Baby M will turn 1 year old this month, and Harvey R. Sorkow is scheduled to give her an unprecedented first-birthday present. In the most publicized custody case since the battle over little Gloria Vanderbilt 53 years ago, Sorkow, a New Jersey superior court judge in Hackensack, will decide which of the baby’s parents will take her home. On one side is Mary Beth Whitehead, 29, a local housewife who, after the child’s birth, reneged on her contract as a surrogate mother, refused to give up the baby and fled to Florida. On the other side is William Stern, 41, a biochemist and Baby M’s natural father, who initiated the expensive, two-month trial in an effort to maintain sole custody of the child. Judge Sorkow’s decision will affect not only the future of Baby M, but also—at least until states pass clarifying legislation—the future of surrogate-parenting arrangements, which have already provided babies to ,more than 500 childless U.S. couples.
Neither side contests that in 1985 Whitehead agreed, for a fee of $10,000, payable on completion of the contract, to be artificially inseminated with sperm from Stern, to turn the baby over to him after birth and to give up any future claim to the child. The two sides vehemently disagree over whether such a contract can be legally enforced. “It either is or it ain’t a valid agreement,” says Gary Skoloff, attorney for Stern and his wife, Elizabeth, 41, a pediatrician. “If it is, surrogate mothering in this country will continue. If it is not, there will be no more surrogate parents.” Skoloff sees the latter possibility as a tragedy. Adoption, he points out, can take years, and surrogate parenting has the additional benefit of allowing the would-be father to pass on his genes. Stern, whose parents emigrated to the U.S. from Germany shortly after World War II, says that this second benefit is especially important to him because most of his family was killed during the Holocaust.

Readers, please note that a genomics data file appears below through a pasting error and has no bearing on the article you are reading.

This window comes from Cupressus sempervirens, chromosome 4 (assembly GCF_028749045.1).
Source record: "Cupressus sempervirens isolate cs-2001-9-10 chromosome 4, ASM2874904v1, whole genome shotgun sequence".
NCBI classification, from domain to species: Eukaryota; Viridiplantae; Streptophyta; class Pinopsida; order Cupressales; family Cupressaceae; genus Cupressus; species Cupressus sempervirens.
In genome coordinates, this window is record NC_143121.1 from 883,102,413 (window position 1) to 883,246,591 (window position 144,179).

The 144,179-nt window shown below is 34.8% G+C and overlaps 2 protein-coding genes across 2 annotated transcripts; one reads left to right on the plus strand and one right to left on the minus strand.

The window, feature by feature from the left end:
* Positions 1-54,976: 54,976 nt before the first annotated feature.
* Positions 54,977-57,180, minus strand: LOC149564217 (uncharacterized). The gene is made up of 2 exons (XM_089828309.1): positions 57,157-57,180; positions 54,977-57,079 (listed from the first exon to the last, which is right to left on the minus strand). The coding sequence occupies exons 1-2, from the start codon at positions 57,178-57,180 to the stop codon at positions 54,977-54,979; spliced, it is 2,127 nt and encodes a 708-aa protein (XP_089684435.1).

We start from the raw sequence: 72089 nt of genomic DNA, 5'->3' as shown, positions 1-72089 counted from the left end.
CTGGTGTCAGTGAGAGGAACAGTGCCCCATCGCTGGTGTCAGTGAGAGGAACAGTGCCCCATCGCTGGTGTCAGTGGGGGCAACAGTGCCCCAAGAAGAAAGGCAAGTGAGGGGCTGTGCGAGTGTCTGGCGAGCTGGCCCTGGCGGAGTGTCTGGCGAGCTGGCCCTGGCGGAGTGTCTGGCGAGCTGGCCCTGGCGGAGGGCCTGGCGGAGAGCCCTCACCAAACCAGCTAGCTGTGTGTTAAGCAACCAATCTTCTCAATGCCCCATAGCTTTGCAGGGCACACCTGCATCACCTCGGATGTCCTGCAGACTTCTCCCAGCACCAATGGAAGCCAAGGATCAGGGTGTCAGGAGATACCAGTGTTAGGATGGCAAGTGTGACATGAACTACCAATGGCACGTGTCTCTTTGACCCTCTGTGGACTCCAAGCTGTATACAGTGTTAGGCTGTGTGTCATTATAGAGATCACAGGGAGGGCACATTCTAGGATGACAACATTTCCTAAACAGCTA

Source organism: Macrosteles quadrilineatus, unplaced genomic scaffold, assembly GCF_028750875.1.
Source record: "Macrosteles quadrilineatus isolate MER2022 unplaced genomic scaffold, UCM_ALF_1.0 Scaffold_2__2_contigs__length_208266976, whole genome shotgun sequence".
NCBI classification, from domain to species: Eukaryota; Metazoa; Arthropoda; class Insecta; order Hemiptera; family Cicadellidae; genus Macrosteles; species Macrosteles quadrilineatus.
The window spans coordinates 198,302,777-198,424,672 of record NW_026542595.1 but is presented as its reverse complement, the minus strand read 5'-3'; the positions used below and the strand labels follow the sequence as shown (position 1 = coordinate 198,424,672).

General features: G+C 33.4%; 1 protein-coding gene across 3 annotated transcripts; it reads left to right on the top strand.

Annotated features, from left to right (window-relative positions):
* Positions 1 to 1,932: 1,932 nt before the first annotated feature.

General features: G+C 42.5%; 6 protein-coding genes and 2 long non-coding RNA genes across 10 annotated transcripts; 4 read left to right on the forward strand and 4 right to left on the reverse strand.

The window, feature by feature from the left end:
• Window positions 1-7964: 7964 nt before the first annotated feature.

In Whitehead’s defense, her lawyers point out that she refused to accept the $10,000 after the child was born and that the surrogate paperwork also included a document, signed by the Sterns, warning that the contract might not be enforceable in court. Whitehead’s lawyers also argue that the contract should be ruled invalid because the agency that arranged the agreement, the Infertility Center of New York, did so despite a psychologist’s report, prepared for the center, that expressed reservations about Whitehead’s ability to give up a child born under a surrogate contract. (Both the Whiteheads and the Sterns have said they knew nothing about such a report until after Baby M was born.) “I’m confident our public policy must allow a woman who chooses to retain custody of her child to have the right to make that choice,” says Harold Cassidy, Whitehead’s attorney. “The issue is whether as a state and as a society we’re going to endorse a practice of taking a child over the mother’s objections and pleas of compassion where there is no showing of abuse or neglect of the child.” Whitehead has said that, if granted custody, she would allow the Sterns visitation rights; Stern testified that he opposes shared custody or visitation rights for Mary Beth.